More "campus rape crisis" weirdness came from the White House today, where President Obama and Vice President Biden announced the launch of a new initiative called "It's on Us". The campaign will feature celebrity-studded public service announcements aired during college sporting events and promotions from the likes of MTV, BET, and video-game company Electronic Arts.
In explaining the initiative on the White House blog, Jeffrey Zients—Obama's economic adviser (because nothing about this makes any sense)—wrote that "It's on Us" is "not just a slogan or catchphrase":
It's the whole point. Because in a country where one in five women on college campuses has been sexually assaulted—only 12 percent of which are reported—this is a problem that should be important to every single one of us, and it's on every single one of us to do something to end the problem.
Reading Zients' post, I was reminded of author and professor Joel Best speaking on the hallmarks of how media hype (and the attendent bogus statistics) get promulgated: First there is a high-profile tragic event, then the need to define the event as part of an identifiable Problem ("the heroin epidemic"), and then a desire to quantify the problem so as to place it in a larger context. I put "campus rape crisis" in quotes not to diminish the seriousness of sexual assault but because I think the phrase is a prime example of the phenomenon Best describes. Rape is a problem wherever it happens, which is sometimes on campus and more frequently not. The "campus rape crisis" is a thing perpetuated by people interested in profiting from the fear in various ways.
When you make up a problem—and again, let's be clear that I'm not saying rape, the underreporting of rape, or the way campuses handle rape is a made-up problem, but rather the idea that college campuses are some sort of rape epicenter—it is much easier to get credit for solving that problem. The White House doesn't actually have to impact rape rates or rape prosecution rates or anything tangible, because that's not how it has defined the problem. Its central concern is raising awareness about rape on college campus, a goal both amorphous and measurable in Facebook likes.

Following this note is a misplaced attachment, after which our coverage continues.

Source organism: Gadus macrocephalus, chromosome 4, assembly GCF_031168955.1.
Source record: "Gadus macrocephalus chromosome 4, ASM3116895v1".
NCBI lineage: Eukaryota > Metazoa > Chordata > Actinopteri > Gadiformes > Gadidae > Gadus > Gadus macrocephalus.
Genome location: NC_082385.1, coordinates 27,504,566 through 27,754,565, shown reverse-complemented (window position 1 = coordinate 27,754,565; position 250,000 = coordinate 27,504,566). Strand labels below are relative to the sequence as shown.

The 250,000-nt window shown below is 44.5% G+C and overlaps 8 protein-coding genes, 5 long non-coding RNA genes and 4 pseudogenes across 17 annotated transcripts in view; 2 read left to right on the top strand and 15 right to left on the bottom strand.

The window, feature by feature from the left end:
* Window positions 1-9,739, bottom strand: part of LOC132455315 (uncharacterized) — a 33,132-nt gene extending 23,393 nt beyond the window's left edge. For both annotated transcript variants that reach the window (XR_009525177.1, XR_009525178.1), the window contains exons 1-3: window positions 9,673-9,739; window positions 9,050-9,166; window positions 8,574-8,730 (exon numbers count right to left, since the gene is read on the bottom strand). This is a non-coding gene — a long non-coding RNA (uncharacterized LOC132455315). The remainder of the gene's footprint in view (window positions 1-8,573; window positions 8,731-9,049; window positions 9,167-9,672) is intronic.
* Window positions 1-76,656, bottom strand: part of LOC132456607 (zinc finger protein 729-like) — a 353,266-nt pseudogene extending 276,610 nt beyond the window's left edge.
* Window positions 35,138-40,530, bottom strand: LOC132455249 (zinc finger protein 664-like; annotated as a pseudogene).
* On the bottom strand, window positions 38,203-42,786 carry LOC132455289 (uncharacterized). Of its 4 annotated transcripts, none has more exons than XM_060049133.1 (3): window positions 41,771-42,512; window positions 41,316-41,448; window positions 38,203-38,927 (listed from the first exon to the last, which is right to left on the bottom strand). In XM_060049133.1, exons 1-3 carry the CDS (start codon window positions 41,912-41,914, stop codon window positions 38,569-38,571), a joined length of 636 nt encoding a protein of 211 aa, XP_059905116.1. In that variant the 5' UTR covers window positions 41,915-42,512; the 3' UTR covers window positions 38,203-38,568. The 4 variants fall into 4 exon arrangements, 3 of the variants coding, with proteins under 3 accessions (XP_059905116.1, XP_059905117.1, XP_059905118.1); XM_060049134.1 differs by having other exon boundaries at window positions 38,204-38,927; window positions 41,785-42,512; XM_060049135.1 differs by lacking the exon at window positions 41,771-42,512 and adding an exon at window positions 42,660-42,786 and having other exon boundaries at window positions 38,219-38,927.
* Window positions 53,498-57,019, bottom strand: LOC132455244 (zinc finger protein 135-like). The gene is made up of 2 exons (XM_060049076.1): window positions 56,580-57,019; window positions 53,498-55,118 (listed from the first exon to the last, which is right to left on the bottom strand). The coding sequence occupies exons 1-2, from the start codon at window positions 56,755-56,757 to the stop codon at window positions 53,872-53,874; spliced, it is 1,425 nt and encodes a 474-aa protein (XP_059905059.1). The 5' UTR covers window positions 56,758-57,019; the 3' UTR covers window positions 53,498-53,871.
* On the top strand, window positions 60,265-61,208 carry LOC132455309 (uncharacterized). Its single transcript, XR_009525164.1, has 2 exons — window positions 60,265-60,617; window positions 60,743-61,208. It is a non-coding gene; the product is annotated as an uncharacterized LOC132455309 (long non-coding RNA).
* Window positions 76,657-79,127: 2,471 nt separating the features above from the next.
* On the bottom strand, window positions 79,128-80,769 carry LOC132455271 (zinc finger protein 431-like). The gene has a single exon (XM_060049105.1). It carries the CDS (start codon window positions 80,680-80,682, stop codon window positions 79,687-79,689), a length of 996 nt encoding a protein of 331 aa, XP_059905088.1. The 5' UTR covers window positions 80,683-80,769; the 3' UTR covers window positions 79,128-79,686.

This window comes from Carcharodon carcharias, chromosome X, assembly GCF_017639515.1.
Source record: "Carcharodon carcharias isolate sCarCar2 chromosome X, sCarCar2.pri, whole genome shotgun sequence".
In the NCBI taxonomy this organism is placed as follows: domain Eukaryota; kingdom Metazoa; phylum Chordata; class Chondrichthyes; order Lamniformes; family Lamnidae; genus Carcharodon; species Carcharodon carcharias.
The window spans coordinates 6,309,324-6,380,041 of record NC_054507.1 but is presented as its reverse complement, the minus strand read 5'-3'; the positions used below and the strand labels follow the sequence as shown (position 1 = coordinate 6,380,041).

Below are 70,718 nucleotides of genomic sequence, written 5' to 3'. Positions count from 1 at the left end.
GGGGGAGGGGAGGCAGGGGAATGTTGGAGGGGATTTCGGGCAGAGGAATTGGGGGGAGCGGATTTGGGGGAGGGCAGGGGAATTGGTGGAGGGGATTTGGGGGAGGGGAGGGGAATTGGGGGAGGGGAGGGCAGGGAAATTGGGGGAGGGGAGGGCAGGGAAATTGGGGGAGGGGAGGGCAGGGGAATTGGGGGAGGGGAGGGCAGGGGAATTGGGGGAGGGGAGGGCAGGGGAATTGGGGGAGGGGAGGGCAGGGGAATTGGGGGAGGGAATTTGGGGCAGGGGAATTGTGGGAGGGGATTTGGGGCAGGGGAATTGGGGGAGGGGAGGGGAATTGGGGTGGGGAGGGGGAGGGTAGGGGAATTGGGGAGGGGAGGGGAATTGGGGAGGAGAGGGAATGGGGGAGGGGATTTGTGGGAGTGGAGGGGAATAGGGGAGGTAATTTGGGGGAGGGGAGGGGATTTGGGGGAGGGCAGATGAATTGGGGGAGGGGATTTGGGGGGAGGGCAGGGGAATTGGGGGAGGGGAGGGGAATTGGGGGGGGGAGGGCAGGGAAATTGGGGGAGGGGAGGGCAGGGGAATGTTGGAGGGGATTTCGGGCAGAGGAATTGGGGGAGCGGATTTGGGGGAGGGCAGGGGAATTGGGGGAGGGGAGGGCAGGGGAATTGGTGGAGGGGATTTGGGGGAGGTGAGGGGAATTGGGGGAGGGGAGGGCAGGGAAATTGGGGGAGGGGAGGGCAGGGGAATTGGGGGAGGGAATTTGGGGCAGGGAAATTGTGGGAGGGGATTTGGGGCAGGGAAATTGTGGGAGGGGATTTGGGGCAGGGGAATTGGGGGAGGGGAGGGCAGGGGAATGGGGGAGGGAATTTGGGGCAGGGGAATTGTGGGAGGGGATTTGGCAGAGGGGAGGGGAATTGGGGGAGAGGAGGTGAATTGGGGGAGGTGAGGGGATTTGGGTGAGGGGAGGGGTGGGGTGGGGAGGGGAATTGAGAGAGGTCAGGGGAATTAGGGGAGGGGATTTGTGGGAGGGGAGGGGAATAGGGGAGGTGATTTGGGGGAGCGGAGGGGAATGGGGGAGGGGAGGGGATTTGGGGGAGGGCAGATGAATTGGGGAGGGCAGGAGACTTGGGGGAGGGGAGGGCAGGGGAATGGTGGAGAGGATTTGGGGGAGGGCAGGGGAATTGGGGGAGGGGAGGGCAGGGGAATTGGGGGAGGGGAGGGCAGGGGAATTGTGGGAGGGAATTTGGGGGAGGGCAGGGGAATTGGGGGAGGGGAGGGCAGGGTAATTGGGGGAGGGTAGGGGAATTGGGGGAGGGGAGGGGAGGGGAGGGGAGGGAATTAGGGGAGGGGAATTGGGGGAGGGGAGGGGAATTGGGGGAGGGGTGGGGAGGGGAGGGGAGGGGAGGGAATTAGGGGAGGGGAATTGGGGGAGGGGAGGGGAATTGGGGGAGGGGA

What's "on us," according to the newly-launched campaign website, is the imperative "to recognize that non-consensual sex is sexual assault," "to identify situations in which sexual assault may occur," "to intervene in situations where consent has not or cannot be given," and "to create an environment in which sexual assault is unacceptable and survivors are supported." If you agree with these vague statements, you can take The Pledge: "a personal commitment to help keep women and men safe from sexual assault" and "a promise not to be a bystander to the problem, but to be a part of the solution." I took the pledge and received the following message:
Thank you for your commitment to stopping sexual assault. Turn your profile photo into an It's On Us badge to show your pledged commitment to helping stop sexual assault.
The It's on Us site also offers sexual-assault prevention tips, which range from the banal ("keep an eye on someone who has had too much to drink") to the oddly aggressive. "If you see something, intervene in any way you can," says one. "Get in the way by creating a distraction, drawing attention to the situation, or separating them," says another. The focus on "bystander intervention" comes across as unsettling—less an insistence that friends help friends avoid creeps than a world where one's to be on the lookout always for ways to stop strangers from serving each other drinks.
It's not a terrible campaign, all around. Some of the tips are sensible. And a sexual-assault prevention initiative aimed equally at men and women that explicitly eschews victim-blaming and highlights the importance of consent is actually pretty radical. If this were a campaign run by MTV or a private foundation or a network of college campus-groups, I might be more applauding of their efforts. But I reject that this is a job for the president and vice president.
And I reject the larger premise of the It's on Us campaign: that all social problems require federal government action, and that college sexual assaults in particular are an area in need of "bystander intervention" from Uncle Sam. Zients says "this new initiative will help move (the Administration's) work forward by creating a new energy and awareness around these issues on campuses across America." I'm convinced this campaign is designed to advance the White House's goals, just not in the way Zients suggests.